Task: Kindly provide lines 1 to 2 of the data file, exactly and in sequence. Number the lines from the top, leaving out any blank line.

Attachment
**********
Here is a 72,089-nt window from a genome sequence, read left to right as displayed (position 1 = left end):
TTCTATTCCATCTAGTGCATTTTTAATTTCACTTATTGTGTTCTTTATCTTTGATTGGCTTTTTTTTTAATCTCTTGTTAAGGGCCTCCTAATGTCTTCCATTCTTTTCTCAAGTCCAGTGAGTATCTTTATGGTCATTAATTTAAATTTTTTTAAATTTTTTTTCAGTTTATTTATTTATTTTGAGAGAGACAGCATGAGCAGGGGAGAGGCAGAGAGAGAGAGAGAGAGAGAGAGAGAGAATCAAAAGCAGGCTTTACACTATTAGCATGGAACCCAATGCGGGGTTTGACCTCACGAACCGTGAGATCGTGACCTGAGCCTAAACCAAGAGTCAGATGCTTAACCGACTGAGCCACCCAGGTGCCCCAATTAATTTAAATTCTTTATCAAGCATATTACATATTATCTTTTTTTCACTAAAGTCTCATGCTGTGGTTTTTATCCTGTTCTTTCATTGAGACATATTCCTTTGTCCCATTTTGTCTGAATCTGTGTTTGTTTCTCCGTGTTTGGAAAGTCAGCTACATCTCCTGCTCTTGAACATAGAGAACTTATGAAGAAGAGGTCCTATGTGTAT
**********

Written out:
Here is a 72,089-nt window from a genome sequence, read left to right as displayed (position 1 = left end):
TTCTATTCCATCTAGTGCATTTTTAATTTCACTTATTGTGTTCTTTATCTTTGATTGGCTTTTTTTTTAATCTCTTGTTAAGGGCCTCCTAATGTCTTCCATTCTTTTCTCAAGTCCAGTGAGTATCTTTATGGTCATTAATTTAAATTTTTTTAAATTTTTTTTCAGTTTATTTATTTATTTTGAGAGAGACAGCATGAGCAGGGGAGAGGCAGAGAGAGAGAGAGAGAGAGAGAGAGAGAATCAAAAGCAGGCTTTACACTATTAGCATGGAACCCAATGCGGGGTTTGACCTCACGAACCGTGAGATCGTGACCTGAGCCTAAACCAAGAGTCAGATGCTTAACCGACTGAGCCACCCAGGTGCCCCAATTAATTTAAATTCTTTATCAAGCATATTACATATTATCTTTTTTTCACTAAAGTCTCATGCTGTGGTTTTTATCCTGTTCTTTCATTGAGACATATTCCTTTGTCCCATTTTGTCTGAATCTGTGTTTGTTTCTCCGTGTTTGGAAAGTCAGCTACATCTCCTGCTCTTGAACATAGAGAACTTATGAAGAAGAGGTCCTATGTGTAT